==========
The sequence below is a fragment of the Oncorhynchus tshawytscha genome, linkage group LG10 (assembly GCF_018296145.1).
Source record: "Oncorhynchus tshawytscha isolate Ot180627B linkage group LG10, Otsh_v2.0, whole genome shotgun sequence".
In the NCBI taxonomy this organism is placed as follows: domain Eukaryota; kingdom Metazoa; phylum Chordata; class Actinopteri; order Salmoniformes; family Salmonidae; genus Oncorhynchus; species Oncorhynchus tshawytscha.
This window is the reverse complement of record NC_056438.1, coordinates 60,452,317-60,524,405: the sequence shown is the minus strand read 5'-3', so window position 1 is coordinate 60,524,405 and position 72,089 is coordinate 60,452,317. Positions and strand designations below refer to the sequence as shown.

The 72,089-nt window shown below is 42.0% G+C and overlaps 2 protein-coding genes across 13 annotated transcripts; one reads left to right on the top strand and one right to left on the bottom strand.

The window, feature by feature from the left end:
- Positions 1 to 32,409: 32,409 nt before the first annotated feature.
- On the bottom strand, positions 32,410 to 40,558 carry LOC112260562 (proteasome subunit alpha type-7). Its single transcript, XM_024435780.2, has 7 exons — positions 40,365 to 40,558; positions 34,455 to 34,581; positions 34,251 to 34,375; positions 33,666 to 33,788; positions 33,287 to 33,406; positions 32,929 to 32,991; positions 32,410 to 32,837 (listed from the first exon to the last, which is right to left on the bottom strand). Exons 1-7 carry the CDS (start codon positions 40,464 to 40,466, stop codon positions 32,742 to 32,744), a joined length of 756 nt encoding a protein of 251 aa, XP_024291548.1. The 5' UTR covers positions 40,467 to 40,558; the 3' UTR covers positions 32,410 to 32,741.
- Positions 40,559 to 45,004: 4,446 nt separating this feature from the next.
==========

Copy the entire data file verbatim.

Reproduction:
The sequence below is a fragment of the Oncorhynchus tshawytscha genome, linkage group LG10 (assembly GCF_018296145.1).
Source record: "Oncorhynchus tshawytscha isolate Ot180627B linkage group LG10, Otsh_v2.0, whole genome shotgun sequence".
In the NCBI taxonomy this organism is placed as follows: domain Eukaryota; kingdom Metazoa; phylum Chordata; class Actinopteri; order Salmoniformes; family Salmonidae; genus Oncorhynchus; species Oncorhynchus tshawytscha.
This window is the reverse complement of record NC_056438.1, coordinates 60,452,317-60,524,405: the sequence shown is the minus strand read 5'-3', so window position 1 is coordinate 60,524,405 and position 72,089 is coordinate 60,452,317. Positions and strand designations below refer to the sequence as shown.

The 72,089-nt window shown below is 42.0% G+C and overlaps 2 protein-coding genes across 13 annotated transcripts; one reads left to right on the top strand and one right to left on the bottom strand.

The window, feature by feature from the left end:
- Positions 1 to 32,409: 32,409 nt before the first annotated feature.
- On the bottom strand, positions 32,410 to 40,558 carry LOC112260562 (proteasome subunit alpha type-7). Its single transcript, XM_024435780.2, has 7 exons — positions 40,365 to 40,558; positions 34,455 to 34,581; positions 34,251 to 34,375; positions 33,666 to 33,788; positions 33,287 to 33,406; positions 32,929 to 32,991; positions 32,410 to 32,837 (listed from the first exon to the last, which is right to left on the bottom strand). Exons 1-7 carry the CDS (start codon positions 40,464 to 40,466, stop codon positions 32,742 to 32,744), a joined length of 756 nt encoding a protein of 251 aa, XP_024291548.1. The 5' UTR covers positions 40,467 to 40,558; the 3' UTR covers positions 32,410 to 32,741.
- Positions 40,559 to 45,004: 4,446 nt separating this feature from the next.